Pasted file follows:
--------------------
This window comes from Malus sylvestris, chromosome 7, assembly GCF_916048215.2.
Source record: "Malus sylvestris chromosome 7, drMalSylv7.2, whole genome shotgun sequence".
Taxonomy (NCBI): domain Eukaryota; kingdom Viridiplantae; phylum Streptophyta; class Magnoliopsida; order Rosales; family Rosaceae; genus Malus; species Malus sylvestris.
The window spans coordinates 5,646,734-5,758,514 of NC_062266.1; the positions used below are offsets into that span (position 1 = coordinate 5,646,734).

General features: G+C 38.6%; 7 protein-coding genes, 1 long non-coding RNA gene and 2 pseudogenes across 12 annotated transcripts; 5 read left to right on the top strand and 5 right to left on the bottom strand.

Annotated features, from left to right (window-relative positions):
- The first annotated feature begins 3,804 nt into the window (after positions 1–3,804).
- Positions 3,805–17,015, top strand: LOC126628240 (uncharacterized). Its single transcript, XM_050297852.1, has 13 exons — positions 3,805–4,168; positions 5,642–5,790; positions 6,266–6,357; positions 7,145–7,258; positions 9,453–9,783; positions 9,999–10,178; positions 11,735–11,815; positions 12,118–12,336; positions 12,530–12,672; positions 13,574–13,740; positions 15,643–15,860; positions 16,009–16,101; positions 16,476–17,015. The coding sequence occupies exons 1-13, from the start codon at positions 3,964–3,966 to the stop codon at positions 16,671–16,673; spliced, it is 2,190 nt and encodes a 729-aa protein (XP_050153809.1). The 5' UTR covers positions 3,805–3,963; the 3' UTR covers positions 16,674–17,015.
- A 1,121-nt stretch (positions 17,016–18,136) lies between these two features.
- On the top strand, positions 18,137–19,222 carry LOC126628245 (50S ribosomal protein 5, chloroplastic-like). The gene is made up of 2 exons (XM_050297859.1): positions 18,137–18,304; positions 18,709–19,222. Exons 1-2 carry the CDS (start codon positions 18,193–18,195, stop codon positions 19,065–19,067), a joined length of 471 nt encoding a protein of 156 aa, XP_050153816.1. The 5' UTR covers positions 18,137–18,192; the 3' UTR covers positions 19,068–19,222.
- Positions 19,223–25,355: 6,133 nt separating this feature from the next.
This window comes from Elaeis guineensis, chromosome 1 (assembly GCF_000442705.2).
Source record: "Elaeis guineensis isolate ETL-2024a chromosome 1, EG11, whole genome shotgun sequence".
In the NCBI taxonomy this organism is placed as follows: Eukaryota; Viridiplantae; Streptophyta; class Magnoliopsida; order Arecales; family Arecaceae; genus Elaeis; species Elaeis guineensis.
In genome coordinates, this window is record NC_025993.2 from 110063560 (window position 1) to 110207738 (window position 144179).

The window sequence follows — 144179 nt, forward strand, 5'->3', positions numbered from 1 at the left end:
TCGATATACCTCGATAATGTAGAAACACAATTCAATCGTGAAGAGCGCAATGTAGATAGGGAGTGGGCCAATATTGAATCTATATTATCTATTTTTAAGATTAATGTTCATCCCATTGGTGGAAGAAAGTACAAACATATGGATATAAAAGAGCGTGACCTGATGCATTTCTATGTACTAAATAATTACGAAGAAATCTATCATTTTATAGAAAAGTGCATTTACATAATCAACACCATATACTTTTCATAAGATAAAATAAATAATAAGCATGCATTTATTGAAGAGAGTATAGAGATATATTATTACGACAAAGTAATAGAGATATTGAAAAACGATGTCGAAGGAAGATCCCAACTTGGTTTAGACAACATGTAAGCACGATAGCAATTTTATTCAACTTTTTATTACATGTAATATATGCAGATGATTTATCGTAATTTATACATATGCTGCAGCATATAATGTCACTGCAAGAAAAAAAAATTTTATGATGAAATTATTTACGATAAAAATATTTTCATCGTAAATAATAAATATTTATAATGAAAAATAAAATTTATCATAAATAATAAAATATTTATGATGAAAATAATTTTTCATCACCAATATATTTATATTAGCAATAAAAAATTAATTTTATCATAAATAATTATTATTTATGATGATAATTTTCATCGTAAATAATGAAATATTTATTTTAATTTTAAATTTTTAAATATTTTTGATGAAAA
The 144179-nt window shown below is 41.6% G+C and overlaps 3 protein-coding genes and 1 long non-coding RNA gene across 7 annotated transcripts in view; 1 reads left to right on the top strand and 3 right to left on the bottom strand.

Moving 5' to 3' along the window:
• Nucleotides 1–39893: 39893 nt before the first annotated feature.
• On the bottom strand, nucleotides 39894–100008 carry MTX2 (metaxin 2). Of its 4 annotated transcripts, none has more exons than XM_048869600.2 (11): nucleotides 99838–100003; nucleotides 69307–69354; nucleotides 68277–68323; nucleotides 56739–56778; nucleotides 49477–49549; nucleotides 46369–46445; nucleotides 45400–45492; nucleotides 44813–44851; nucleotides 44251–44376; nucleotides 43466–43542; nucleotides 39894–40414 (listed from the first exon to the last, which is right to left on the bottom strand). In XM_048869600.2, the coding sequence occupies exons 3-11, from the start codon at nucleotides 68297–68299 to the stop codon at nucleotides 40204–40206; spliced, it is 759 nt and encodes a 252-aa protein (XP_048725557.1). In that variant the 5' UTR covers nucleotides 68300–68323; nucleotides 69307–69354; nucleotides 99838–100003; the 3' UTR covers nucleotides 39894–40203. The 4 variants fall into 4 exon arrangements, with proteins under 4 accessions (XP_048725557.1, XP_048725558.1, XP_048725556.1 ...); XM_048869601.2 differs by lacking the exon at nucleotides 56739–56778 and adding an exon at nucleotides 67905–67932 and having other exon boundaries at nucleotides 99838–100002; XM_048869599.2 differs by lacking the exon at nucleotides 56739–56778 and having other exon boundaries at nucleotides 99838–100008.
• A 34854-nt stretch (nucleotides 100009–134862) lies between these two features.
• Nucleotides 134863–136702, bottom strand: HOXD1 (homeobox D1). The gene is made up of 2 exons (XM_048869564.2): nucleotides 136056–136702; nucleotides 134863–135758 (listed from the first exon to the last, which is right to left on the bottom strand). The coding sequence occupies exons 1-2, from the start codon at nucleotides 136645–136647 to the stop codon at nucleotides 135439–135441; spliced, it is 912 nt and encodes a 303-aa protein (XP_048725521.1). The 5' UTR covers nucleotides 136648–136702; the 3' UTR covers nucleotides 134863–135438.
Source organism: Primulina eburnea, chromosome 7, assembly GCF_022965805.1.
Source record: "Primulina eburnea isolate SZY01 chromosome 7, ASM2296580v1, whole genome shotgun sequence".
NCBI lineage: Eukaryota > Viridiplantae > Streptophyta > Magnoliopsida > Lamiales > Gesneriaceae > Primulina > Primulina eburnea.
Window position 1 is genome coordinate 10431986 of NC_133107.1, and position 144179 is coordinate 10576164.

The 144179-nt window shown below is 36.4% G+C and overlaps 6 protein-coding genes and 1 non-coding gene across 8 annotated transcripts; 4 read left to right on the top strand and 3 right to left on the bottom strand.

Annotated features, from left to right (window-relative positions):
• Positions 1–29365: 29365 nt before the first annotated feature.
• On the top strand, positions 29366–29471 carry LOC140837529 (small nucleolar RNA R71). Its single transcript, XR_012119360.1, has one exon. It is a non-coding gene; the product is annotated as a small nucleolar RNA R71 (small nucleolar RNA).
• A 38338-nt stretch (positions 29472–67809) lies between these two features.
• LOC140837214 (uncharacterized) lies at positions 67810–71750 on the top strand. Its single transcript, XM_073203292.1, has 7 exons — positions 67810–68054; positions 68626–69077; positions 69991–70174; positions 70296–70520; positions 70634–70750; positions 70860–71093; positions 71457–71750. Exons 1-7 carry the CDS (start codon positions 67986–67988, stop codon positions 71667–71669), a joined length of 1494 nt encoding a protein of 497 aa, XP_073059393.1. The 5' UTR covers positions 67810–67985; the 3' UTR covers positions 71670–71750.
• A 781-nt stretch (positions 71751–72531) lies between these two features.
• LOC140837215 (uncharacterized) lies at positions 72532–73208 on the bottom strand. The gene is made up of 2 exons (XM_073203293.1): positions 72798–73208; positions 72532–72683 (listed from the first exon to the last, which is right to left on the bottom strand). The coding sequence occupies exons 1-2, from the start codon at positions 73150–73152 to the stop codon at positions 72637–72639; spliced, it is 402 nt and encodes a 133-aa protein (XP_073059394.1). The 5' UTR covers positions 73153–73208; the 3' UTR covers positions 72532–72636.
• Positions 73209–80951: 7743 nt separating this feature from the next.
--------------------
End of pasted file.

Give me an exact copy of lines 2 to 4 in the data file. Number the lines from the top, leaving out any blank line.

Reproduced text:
Source record: "Malus sylvestris chromosome 7, drMalSylv7.2, whole genome shotgun sequence".
Taxonomy (NCBI): domain Eukaryota; kingdom Viridiplantae; phylum Streptophyta; class Magnoliopsida; order Rosales; family Rosaceae; genus Malus; species Malus sylvestris.
The window spans coordinates 5,646,734-5,758,514 of NC_062266.1; the positions used below are offsets into that span (position 1 = coordinate 5,646,734).